Astronomical distances and the impossibility of faster-than-light travel pose a challenge to most science-fiction authors. They can be dealt with in several ways: accept them as such (hibernation, slow boats, generation ships, time dilation – the crew will perceive the distance as much shorter and thus flight time will be short from their perspective), find a way to move faster than light (warp drive), "fold" space to achieve instantaneous translation (e.g. the Dune universe's Holtzman effect), access some sort of shortcut (wormholes), utilize a closed timelike curve (e.g. Stross' Singularity Sky), or sidestep the problem in an alternate space: hyperspace.
Hyperspace is sometimes used to enable and explain faster-than-light (FTL) travel in science fiction stories where FTL is necessary for interstellar travel or intergalactic travel. Spacecraft able to use hyperspace for FTL travel are sometimes said to have a hyperdrive.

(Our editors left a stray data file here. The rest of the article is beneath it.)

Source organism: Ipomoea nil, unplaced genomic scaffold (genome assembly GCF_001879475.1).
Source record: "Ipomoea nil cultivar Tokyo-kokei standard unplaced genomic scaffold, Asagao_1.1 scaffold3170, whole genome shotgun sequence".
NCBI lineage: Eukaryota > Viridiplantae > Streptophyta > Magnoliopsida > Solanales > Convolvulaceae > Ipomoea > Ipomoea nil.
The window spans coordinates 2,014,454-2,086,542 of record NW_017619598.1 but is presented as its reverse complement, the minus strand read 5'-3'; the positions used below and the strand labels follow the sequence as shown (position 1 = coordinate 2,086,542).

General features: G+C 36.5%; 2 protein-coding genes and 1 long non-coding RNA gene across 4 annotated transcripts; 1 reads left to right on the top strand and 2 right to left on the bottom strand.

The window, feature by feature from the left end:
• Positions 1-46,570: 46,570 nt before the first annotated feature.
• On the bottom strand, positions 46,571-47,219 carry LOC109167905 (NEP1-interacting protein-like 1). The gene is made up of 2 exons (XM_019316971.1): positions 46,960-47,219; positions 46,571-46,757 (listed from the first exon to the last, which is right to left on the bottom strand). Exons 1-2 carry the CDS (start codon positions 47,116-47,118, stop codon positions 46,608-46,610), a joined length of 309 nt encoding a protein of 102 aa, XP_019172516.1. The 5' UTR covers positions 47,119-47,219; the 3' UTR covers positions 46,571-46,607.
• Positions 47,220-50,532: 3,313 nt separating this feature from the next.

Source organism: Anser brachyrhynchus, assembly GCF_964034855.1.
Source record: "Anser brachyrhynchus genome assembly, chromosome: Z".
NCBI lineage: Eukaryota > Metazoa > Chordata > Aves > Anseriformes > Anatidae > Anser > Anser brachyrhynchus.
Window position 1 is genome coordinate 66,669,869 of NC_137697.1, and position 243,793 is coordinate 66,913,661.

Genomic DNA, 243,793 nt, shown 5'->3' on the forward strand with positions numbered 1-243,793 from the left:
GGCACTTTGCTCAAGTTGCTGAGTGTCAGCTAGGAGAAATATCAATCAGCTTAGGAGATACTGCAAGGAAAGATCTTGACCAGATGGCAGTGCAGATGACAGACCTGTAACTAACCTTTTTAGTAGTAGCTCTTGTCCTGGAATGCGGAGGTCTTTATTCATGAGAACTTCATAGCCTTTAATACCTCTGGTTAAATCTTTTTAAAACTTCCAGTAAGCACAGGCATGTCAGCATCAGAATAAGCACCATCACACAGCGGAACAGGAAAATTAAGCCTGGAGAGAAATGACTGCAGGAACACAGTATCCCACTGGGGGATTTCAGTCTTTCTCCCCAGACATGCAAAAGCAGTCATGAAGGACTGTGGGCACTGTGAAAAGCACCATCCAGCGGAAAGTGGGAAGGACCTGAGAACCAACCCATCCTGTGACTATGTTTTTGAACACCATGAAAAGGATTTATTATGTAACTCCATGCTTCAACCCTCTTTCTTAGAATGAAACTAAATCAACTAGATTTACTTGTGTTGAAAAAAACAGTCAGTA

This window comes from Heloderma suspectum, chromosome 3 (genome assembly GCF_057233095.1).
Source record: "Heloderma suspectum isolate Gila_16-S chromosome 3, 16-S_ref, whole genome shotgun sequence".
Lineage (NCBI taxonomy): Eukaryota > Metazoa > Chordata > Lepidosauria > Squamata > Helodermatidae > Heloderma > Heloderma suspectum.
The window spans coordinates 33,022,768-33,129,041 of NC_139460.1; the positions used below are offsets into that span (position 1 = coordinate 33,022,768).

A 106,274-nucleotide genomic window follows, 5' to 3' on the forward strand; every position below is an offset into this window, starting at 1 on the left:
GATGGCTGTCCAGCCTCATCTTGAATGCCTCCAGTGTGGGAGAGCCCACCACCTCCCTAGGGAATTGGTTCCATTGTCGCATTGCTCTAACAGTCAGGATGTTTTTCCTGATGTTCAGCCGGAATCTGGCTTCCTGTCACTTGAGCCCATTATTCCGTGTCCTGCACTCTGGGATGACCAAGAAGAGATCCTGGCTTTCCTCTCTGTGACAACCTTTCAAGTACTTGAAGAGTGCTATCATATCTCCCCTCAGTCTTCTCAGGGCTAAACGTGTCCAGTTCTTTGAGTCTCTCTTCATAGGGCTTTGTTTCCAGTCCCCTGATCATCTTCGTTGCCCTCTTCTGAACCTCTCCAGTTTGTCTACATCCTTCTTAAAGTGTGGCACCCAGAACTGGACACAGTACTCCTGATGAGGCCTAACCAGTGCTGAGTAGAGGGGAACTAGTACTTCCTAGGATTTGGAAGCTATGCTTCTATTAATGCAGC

Authors may develop alternative names for hyperspace in their works, such as the Immaterium (used in Warhammer 40,000), Z space in Animorphs, or "Underspace" (U-space), commonly referred to in the works of Neal Asher.
In normal 3-D space, the "shortest path" between two events A and B is by traveling in a straight line. Because of relativity, there is no such thing as universal time: so let the time be measured with respect to a clock whose motion matches the space-time path. Call this space-time path "P". Then the shortest path in space is simply the path in space traced by the space-time path P.